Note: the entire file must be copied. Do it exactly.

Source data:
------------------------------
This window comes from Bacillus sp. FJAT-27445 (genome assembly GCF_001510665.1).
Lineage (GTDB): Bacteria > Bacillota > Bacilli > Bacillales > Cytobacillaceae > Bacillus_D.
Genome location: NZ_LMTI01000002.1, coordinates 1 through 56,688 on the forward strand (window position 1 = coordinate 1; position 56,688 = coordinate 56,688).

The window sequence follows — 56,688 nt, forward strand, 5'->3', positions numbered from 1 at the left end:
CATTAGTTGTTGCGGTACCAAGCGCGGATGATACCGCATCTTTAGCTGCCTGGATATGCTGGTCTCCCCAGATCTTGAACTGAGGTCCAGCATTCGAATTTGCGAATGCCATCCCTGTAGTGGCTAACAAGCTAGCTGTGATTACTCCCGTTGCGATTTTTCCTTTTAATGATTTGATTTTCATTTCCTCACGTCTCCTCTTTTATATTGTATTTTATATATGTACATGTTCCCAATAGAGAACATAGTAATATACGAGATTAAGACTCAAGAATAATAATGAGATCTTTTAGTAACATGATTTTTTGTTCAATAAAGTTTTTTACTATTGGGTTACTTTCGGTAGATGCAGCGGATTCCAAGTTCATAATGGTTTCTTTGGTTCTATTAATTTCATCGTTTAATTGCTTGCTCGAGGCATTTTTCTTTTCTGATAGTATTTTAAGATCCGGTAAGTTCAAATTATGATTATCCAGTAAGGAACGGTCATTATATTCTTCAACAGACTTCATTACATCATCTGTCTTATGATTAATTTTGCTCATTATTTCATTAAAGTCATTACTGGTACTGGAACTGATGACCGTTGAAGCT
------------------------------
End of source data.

This window comes from Bacillus sp. FJAT-27445 (genome assembly GCF_001510665.1).
Lineage (GTDB): Bacteria > Bacillota > Bacilli > Bacillales > Cytobacillaceae > Bacillus_D.
Genome location: NZ_LMTI01000002.1, coordinates 1 through 56,688 on the forward strand (window position 1 = coordinate 1; position 56,688 = coordinate 56,688).

The window sequence follows — 56,688 nt, forward strand, 5'->3', positions numbered from 1 at the left end:
CATTAGTTGTTGCGGTACCAAGCGCGGATGATACCGCATCTTTAGCTGCCTGGATATGCTGGTCTCCCCAGATCTTGAACTGAGGTCCAGCATTCGAATTTGCGAATGCCATCCCTGTAGTGGCTAACAAGCTAGCTGTGATTACTCCCGTTGCGATTTTTCCTTTTAATGATTTGATTTTCATTTCCTCACGTCTCCTCTTTTATATTGTATTTTATATATGTACATGTTCCCAATAGAGAACATAGTAATATACGAGATTAAGACTCAAGAATAATAATGAGATCTTTTAGTAACATGATTTTTTGTTCAATAAAGTTTTTTACTATTGGGTTACTTTCGGTAGATGCAGCGGATTCCAAGTTCATAATGGTTTCTTTGGTTCTATTAATTTCATCGTTTAATTGCTTGCTCGAGGCATTTTTCTTTTCTGATAGTATTTTAAGATCCGGTAAGTTCAAATTATGATTATCCAGTAAGGAACGGTCATTATATTCTTCAACAGACTTCATTACATCATCTGTCTTATGATTAATTTTGCTCATTATTTCATTAAAGTCATTACTGGTACTGGAACTGATGACCGTTGAAGCT